The Tumbleweed Murders—and Jewell Scoggins—sprang from Rebecca Rothenberg's lifelong love of music. Becky's interest in "country" music dated at least to the early 1970s, when she arrived in Nashville fresh out of Swarthmore. Becky was herself a talented songwriter and singer, and she performed and recorded music for many years. Her exploration of California "natives" transcended botany, as she came to love the people and the music of Kern County, her second home. Bakersfield's contribution to American music includes luminaries such as Buck Owens and Rose Maddox, who was in part inspiration for Jewell's character. Rose Maddox died on April 15, 1998—one day after Becky's death.

All song lyrics in The Tumbleweed Murders are Becky's. With a little help from her friends—Terry Fain in particular—her recordings of these songs have been remastered and gathered together on the CD Songs from the Tumbleweed Murders. To hear these songs, click on the links below. Lyrics for these and other songs (all part of the Time Like A River CD) are also included below. For copies of either CD, send $5 per CD to cover the cost of duplication and shipping to: Terry Fain, 1700 Main Street, Santa Monica CA 90407.


Time Like a River includes all the Tumbleweed songs and more.





More lyrics

Terry Fain on Becky Rothenberg's Music

I met Becky Rothenberg in Nashville in the summer of 1971. She had just finished her undergraduate degree at Swarthmore, and was in town to visit a college pal named Paul Dimaggio. Paul was doing a summer internship in the sociology department at Vanderbilt University, where I was a graduate student. At the time Paul was writing these really hilarious, crazy country songs with titles like "Up Against the Floor" and "I Thought You Were a Country Dumpling, but You're Just a Pop-up Tart." (Paul is now chairman of sociology at Princeton, and still occasionally produces musical compositions that can only be described as incomparable.) I had already written a few songs that had been published, and Paul kept telling me about the great songs his friend Becky had written. So when she turned up in town, he introduced us as fellow songwriters.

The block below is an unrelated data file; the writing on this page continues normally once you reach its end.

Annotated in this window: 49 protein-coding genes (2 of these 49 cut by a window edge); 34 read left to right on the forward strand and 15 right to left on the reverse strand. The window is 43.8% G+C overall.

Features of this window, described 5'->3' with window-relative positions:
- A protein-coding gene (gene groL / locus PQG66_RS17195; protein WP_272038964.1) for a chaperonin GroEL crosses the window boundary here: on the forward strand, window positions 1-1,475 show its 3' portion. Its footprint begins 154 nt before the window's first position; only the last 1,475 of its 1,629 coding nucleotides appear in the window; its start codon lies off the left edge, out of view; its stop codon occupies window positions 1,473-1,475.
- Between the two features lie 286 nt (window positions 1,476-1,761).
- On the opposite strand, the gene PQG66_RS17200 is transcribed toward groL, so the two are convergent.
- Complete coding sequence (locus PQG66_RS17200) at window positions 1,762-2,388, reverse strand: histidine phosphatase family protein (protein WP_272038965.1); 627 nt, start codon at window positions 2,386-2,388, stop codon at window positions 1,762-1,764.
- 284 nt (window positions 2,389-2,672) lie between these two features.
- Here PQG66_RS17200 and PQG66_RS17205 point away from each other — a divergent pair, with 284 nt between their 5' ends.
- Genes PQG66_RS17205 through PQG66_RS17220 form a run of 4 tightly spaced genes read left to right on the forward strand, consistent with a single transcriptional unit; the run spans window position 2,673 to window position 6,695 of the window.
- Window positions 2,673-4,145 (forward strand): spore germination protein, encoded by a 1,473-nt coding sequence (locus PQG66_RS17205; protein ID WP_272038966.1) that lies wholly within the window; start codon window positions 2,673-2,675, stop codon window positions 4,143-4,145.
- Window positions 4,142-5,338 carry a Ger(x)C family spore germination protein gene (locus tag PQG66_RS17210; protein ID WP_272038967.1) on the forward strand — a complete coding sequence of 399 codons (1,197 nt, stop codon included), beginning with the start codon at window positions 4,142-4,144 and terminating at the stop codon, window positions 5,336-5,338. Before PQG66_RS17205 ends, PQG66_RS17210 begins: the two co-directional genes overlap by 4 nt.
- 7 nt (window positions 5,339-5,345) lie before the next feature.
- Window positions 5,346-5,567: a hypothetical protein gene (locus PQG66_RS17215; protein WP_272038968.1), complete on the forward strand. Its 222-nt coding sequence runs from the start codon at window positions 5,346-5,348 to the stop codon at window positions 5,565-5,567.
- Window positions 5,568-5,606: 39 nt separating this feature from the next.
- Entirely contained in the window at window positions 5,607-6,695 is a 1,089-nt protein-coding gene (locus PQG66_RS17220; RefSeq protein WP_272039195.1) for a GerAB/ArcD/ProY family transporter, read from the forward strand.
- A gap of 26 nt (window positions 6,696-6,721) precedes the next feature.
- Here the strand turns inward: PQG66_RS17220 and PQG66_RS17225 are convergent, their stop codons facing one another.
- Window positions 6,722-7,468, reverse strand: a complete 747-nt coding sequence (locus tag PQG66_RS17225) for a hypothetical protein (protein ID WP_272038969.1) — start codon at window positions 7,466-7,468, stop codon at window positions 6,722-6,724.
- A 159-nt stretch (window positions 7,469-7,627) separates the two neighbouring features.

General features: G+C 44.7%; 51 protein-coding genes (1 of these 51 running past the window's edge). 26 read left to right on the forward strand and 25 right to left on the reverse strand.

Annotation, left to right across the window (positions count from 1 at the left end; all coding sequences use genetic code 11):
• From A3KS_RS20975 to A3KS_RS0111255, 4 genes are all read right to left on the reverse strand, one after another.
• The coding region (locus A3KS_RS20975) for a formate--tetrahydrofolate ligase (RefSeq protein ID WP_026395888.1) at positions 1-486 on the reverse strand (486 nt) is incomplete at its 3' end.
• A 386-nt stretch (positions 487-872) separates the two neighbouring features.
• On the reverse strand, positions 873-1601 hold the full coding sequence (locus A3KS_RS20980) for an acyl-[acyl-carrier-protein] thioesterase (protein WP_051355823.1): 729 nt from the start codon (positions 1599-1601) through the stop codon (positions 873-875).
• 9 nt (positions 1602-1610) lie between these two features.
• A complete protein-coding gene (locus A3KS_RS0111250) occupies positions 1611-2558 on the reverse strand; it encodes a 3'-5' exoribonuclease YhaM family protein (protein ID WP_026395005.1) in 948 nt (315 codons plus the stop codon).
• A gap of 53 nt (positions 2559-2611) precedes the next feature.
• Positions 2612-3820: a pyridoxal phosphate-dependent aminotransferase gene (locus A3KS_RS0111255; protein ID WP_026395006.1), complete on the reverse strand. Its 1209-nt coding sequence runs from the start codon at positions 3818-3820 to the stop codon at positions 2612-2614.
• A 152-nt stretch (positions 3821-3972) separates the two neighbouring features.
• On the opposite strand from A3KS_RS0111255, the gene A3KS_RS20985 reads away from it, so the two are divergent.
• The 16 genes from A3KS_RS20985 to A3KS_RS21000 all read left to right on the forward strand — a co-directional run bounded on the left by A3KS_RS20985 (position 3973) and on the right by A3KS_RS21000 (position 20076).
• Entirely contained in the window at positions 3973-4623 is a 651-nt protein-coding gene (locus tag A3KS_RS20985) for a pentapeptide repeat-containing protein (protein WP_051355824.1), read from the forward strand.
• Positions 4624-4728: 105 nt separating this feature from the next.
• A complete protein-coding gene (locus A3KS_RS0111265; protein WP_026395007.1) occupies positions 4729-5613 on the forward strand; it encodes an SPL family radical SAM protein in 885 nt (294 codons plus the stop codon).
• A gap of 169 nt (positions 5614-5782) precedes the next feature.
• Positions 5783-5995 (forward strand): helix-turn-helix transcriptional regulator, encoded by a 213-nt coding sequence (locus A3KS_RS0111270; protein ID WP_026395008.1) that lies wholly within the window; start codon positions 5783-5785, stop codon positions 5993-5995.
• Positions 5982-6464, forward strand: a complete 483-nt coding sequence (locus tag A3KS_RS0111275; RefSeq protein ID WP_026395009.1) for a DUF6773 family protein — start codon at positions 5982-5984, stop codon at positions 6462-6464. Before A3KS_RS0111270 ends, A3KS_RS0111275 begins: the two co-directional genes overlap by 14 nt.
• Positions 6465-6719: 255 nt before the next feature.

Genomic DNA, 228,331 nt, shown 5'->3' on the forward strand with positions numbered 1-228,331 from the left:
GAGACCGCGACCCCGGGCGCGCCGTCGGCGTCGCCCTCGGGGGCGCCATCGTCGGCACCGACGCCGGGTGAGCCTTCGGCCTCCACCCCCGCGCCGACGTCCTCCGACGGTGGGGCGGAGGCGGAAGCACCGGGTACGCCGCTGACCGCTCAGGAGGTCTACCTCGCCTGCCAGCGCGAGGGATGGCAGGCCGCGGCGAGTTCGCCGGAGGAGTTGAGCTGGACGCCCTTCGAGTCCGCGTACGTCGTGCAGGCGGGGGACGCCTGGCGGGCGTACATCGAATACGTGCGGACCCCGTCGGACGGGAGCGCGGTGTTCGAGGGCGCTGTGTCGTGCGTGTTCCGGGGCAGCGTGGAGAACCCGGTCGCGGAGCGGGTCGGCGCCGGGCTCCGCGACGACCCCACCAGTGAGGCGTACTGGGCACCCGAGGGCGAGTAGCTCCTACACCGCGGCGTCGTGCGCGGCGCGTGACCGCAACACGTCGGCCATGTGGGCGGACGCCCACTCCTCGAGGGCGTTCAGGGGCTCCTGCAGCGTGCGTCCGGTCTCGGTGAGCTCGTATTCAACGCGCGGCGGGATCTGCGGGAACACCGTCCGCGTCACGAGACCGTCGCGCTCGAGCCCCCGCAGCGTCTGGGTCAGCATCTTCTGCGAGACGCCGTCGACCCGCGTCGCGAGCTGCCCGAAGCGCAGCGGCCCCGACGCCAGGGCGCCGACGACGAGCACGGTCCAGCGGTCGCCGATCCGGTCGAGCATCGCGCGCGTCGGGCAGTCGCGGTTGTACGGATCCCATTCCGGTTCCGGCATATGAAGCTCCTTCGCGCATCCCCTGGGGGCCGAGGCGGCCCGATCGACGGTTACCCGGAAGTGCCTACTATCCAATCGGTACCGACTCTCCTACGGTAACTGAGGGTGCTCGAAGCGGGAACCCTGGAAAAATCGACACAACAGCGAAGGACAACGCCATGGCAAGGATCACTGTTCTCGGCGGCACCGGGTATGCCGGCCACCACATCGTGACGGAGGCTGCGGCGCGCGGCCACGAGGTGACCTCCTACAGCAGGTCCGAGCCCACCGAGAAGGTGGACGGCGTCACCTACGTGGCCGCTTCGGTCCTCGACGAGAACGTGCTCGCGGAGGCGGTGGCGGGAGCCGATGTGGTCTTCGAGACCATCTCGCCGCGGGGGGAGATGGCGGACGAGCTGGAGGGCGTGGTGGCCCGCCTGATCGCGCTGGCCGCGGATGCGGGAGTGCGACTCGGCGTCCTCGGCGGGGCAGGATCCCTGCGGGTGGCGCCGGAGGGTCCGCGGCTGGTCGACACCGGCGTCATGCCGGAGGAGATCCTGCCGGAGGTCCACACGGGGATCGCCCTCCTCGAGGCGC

A couple of days later, Becky nervously allowed herself to be persuaded to play a couple of songs at a friend's house-and I immediately fell in love with the songs, the piano parts, and her voice. I introduced Becky to the publishing company I was working with, and they were also very favorably impressed. Thus began a musical and personal relationship that would span seven years and two major U.S. music centers.

Nashville in 1971 was undergoing a musical identity crisis. Country music was still the backbone of the local scene, of course, but there was a widespread belief that the town was on the verge of busting wide open to all kinds of music. Bob Dylan and Neil Young had recorded hit albums in local studios. North Nashville had several killer R&B and blues clubs. There was a coffeehouse scene for folkies, where one Sunday night I heard Kris Kristofferson play the song he had just written, "Me and Bobby McGee," to an audience of about twelve. And there were several really good local rock bands-I had played in a couple of them. The Summer of Love had found its way to Nashville around 1968, but the feeling of creativity and experimentation and freedom still hung in the air like smoke from recently-exploded fireworks.


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